Inductors work by storing energy in a magnetic field. As long as the field is changing, the resistance of the inductor will remain high (inductive reactance). My question is: If a strong magnet is placed on the inductor in a switching regulator, why doesnt the external field of the magnet interfere with it's operation? Surely when the inductors field collapses due to current being switched off, the permanent magnet's field will remain, preventing the inductor from generating a back-emf? This is not the case, I tried it and a magnet has no effect.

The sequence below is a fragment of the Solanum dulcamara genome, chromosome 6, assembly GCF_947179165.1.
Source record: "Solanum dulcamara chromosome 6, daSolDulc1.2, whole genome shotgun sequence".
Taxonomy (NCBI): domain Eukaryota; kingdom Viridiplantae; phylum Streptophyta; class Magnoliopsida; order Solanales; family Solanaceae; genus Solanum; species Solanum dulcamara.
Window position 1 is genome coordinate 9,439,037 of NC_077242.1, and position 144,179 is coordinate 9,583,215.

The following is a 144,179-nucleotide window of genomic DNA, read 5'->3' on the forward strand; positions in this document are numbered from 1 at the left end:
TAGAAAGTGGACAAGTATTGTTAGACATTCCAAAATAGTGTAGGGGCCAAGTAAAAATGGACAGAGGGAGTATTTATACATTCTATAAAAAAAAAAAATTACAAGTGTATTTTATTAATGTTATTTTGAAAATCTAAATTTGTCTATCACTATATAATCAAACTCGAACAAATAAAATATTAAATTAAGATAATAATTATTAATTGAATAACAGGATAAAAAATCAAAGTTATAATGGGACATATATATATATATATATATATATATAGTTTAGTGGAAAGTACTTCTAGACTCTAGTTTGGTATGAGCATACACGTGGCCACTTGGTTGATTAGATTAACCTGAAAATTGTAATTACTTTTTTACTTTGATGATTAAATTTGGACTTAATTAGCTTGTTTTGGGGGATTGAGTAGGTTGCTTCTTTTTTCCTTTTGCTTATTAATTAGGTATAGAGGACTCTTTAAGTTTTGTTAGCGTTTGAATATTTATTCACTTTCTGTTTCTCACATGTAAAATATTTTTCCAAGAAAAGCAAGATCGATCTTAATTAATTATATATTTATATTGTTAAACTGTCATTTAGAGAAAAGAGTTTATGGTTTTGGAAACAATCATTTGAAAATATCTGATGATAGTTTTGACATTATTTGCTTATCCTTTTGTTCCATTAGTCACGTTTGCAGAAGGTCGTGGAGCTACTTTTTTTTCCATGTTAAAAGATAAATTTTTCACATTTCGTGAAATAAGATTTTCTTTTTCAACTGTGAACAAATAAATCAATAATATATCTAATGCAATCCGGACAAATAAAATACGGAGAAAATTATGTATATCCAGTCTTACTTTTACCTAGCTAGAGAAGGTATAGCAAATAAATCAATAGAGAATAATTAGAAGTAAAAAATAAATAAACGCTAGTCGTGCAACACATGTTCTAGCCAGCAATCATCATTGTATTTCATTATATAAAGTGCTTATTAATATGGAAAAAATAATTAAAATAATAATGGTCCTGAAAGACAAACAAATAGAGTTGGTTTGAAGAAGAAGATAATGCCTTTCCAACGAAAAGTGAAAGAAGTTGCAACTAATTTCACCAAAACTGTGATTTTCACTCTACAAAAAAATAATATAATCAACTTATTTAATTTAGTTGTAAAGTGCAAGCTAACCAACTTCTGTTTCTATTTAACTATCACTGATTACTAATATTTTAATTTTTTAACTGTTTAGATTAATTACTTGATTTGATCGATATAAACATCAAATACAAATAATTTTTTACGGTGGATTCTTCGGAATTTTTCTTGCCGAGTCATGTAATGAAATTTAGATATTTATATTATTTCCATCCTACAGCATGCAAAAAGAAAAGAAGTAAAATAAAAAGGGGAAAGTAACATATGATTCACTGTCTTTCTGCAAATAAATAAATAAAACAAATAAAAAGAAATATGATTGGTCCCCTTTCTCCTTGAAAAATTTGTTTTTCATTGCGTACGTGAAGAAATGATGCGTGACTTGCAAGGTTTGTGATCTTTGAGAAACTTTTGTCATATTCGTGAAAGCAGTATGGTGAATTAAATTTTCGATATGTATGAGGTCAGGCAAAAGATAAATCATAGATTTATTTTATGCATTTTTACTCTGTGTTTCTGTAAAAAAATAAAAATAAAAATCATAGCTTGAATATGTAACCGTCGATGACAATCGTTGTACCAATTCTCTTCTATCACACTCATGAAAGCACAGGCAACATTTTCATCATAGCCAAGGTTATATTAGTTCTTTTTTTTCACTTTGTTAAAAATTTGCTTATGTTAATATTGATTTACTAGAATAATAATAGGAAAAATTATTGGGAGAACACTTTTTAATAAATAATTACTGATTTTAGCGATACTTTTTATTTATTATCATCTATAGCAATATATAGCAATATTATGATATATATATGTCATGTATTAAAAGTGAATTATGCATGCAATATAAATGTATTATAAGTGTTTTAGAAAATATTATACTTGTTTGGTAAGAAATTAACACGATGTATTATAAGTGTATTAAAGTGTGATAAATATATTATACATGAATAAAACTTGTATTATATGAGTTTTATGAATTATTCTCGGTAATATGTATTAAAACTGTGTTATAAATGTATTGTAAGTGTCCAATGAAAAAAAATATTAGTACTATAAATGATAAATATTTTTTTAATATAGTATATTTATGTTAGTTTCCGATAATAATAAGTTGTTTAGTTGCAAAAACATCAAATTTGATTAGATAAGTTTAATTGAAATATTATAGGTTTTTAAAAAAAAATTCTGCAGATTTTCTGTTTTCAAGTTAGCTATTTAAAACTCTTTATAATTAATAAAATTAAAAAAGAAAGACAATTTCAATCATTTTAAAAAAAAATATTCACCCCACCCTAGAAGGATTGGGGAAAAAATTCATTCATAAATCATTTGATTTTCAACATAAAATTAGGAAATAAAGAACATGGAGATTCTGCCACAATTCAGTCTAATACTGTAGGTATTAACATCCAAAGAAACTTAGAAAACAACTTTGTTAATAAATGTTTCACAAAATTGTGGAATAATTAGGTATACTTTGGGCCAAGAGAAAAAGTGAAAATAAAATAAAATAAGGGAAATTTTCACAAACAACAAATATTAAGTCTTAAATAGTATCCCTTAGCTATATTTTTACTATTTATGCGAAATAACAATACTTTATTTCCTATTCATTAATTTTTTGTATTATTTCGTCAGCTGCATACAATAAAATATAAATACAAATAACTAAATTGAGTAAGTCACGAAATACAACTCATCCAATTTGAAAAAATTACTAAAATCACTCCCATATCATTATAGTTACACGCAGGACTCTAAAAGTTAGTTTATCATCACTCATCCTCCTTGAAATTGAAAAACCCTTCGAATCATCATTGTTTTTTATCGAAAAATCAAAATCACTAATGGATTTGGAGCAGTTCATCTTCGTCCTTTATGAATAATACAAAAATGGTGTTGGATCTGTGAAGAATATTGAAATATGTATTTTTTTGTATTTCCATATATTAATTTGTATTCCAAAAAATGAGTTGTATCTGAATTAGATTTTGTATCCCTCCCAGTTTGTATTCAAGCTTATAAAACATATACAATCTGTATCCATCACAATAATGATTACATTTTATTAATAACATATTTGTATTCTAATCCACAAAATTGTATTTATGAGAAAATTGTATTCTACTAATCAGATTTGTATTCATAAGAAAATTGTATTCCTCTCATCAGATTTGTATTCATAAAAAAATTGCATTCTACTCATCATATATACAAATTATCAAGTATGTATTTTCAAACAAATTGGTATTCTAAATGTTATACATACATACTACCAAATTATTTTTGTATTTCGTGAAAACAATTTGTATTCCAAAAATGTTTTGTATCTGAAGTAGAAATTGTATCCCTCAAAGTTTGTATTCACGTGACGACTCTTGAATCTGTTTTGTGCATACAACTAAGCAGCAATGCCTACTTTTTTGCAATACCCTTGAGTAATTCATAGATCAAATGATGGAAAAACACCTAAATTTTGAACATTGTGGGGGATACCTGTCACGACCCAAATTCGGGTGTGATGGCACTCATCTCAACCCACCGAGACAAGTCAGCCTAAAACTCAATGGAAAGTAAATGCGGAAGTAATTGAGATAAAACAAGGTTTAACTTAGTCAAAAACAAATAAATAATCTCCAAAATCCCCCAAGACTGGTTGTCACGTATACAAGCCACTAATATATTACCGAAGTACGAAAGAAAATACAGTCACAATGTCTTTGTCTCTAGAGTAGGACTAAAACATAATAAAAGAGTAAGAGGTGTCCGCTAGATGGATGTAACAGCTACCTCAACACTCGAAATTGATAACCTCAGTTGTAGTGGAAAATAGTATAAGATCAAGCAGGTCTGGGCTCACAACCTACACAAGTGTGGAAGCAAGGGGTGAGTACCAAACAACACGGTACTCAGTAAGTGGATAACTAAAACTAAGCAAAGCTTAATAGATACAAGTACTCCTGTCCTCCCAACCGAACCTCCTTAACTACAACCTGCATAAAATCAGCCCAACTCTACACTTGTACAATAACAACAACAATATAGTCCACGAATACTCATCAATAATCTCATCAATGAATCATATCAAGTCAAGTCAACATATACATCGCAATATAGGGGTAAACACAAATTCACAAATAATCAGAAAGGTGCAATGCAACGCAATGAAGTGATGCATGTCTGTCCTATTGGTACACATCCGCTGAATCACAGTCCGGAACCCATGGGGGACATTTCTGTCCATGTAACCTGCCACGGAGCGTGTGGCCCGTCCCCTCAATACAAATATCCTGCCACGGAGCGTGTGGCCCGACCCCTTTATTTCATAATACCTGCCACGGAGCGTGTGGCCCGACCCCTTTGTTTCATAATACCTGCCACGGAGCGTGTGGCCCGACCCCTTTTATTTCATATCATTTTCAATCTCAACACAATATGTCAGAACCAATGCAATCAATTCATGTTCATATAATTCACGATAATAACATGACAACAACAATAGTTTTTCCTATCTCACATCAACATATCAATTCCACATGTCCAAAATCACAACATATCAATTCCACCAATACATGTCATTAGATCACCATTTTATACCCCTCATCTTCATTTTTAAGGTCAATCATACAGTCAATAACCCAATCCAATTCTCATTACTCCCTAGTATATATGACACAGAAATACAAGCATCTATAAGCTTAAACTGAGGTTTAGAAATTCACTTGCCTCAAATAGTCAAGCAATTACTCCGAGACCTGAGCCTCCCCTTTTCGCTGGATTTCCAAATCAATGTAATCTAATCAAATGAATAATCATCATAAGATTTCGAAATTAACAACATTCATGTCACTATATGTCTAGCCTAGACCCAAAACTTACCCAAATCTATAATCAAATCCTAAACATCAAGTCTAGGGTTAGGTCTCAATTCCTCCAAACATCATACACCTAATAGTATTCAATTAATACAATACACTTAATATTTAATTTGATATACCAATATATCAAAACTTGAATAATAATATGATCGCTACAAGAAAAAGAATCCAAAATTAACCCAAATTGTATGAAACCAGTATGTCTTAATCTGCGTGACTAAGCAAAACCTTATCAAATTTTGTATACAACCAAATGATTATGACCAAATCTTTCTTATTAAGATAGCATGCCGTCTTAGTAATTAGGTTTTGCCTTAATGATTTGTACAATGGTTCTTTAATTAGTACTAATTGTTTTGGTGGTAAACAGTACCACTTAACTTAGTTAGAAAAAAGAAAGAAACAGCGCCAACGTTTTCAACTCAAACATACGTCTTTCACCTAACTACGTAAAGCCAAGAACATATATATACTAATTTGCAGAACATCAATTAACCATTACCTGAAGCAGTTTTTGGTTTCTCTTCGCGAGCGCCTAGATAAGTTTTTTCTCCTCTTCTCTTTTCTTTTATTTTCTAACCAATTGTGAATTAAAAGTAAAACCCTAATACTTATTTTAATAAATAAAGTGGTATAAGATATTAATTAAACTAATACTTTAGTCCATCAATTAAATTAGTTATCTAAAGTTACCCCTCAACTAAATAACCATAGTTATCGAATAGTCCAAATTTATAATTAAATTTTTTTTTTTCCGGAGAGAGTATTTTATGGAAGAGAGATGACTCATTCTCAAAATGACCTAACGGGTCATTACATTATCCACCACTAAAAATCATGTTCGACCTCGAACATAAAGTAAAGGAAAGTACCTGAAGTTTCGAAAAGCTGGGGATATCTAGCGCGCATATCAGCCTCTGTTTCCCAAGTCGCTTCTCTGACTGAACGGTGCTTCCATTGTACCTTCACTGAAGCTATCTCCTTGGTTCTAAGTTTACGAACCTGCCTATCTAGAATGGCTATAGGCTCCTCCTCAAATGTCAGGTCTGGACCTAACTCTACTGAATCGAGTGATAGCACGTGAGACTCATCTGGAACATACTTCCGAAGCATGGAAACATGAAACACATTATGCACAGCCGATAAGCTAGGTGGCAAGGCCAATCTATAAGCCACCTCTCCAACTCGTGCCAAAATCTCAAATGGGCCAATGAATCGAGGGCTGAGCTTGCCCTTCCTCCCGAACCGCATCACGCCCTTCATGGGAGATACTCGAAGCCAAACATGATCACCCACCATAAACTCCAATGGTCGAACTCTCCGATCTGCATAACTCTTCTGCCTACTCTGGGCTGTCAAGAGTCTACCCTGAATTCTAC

External magnet close to the inductor will only have effect when it is moving OR inductor core is close to saturation. With the presence of external magnetic field inductor core could saturate sooner (or later - depending on polarity and strength). If the inductor has no core (i.e. air core) it will be indeed extremely challenging to see the effect.
This principle is used in early magnetometers (fluxgate magnetometers).